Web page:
You know I was just thinking about a radio interview I did with a radio station yesterday promoting my new single “The Champ is Here” featuring Worst Case Scenario and Stop The Gimmicks and one of the questions that stuck with me was about my views on hip hop culture of yesteryear vs hip hop culture of now. Here’s my brief summery;

Yesteryear:

Human Interaction: Back in the days in NYC, the iron horse (subway for you laymen) was an integral part of my record shopping experience. Every weekend myself, DJ Dae One and DJ J. Speed would go to I&L records on Flatbush Avenue and then travel down Church avenue stopping in multiple record stores along the way, then hit Utica avenue to hit up a few spots until we got to Eastern Parkway and then jump on the IRT to the City (Manahattan) and head on over to Rock and Soul on 7th Ave between 34th & 35th and then over to Times Square to the Music Factory and then double back to Downtown records on 28th street and further down into the Village to a few spots on Bleeker street including the iconic Bleeker Bob’s and then we’d head over to Queens to hit up Music Factory on Jamaica Avenue and VP Records and a few spots on Guy R. Brewer which back then was known as New York Blvd.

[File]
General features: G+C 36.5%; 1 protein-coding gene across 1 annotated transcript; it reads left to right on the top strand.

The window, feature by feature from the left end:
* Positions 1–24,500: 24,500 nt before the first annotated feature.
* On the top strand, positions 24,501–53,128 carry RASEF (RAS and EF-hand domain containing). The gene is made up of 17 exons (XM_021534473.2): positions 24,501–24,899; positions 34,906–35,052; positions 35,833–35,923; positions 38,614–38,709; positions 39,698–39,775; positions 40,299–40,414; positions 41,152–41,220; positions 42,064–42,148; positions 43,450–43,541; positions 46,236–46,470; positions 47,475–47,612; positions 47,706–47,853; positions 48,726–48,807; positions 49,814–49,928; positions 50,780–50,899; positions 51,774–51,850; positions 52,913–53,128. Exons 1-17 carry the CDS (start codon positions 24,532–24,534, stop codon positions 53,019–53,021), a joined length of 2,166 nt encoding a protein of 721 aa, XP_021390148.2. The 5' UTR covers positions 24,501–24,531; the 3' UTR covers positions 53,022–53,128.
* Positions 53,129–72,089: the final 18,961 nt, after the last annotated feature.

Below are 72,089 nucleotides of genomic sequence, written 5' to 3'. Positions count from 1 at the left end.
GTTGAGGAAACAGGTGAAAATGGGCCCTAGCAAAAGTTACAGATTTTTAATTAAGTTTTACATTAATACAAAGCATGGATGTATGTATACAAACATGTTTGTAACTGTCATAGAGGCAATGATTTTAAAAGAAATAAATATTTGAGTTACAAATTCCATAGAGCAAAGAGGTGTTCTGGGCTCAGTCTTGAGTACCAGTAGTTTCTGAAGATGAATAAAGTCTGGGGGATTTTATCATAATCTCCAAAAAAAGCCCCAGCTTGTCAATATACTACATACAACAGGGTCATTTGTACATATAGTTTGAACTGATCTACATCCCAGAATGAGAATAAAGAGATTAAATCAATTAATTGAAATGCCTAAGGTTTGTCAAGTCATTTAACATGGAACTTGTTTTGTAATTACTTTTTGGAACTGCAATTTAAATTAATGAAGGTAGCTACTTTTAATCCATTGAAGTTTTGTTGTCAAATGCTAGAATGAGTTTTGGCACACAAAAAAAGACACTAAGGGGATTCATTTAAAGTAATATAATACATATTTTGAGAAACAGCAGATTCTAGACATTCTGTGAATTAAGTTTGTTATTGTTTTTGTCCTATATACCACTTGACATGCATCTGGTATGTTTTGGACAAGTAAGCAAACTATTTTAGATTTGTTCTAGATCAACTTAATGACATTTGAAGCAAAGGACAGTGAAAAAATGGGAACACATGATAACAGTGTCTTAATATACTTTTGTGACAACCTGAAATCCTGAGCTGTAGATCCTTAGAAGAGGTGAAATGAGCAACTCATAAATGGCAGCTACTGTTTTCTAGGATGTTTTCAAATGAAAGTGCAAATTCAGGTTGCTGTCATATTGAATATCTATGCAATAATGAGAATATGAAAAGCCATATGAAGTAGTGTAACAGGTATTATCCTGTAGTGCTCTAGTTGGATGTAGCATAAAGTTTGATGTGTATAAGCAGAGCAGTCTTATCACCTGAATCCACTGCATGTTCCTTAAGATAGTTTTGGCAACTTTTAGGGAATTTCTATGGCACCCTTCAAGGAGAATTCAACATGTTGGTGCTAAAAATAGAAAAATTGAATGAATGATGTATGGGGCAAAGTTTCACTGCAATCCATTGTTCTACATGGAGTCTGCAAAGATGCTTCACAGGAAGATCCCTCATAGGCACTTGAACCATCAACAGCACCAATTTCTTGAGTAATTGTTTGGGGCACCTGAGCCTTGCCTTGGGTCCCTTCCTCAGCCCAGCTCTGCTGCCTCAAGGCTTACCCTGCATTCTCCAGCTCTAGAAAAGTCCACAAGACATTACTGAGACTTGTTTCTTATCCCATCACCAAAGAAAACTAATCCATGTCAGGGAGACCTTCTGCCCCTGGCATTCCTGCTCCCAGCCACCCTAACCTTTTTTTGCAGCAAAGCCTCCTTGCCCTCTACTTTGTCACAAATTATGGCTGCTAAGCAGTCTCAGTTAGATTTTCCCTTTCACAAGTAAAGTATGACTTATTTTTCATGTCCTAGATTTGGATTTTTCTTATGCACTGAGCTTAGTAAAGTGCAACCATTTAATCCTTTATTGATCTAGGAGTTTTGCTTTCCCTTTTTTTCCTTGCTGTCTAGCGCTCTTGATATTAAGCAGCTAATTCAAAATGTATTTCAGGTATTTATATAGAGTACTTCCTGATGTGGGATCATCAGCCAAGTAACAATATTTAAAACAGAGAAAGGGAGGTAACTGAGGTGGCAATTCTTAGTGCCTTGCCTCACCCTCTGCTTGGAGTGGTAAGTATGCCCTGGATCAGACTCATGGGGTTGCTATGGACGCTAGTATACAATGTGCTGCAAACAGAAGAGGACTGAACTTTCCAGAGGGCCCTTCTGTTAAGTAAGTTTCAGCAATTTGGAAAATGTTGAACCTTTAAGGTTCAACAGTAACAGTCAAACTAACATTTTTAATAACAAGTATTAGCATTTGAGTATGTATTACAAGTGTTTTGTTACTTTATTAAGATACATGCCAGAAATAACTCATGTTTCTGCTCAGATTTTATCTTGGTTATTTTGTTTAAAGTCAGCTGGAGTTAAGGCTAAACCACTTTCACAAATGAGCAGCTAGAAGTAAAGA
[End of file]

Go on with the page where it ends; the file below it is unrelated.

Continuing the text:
The thing here was we not only had a relationship with the records we’ purchase but we had a face to face rapport with our vendors as DJs. But DJs weren’t the only ones privy to this very special experience. The record store was also a very cool spot to meet chicks who loved music just as much as you. You also made friends in the record store because someone could know the name of the record you heard at a block party, park jam or on the radio.

Today:

Soulless corporate owned music department outlets. Uniformed guy or girl who’s bitter about their so called fugged up life and pissed off they have to wear a stupid looking logo and engage their customers with the ultra phony “Hi, how you’re doing?” or “How’s it going?”.

But there is another disconnect about this experience that does not feel right about buying music in stores like this. They are sterile in such a clinical way that these stores have no true personality. Thus making the purchase uncomfortable and awkward. But wait what about the internet?

Now let’s get into iTunes for a second. First off iTunes sucks moose c ock! Yeah I said it and if you’re looking at your iPhone or iPod you’re probably saying to yourself, Fugg you Pete Marriott and that’s a natural response because I just told you a simple truth you know. Think about it for a sec, it’s the most restrictive file format and it’s a rather annoying purchasing experience.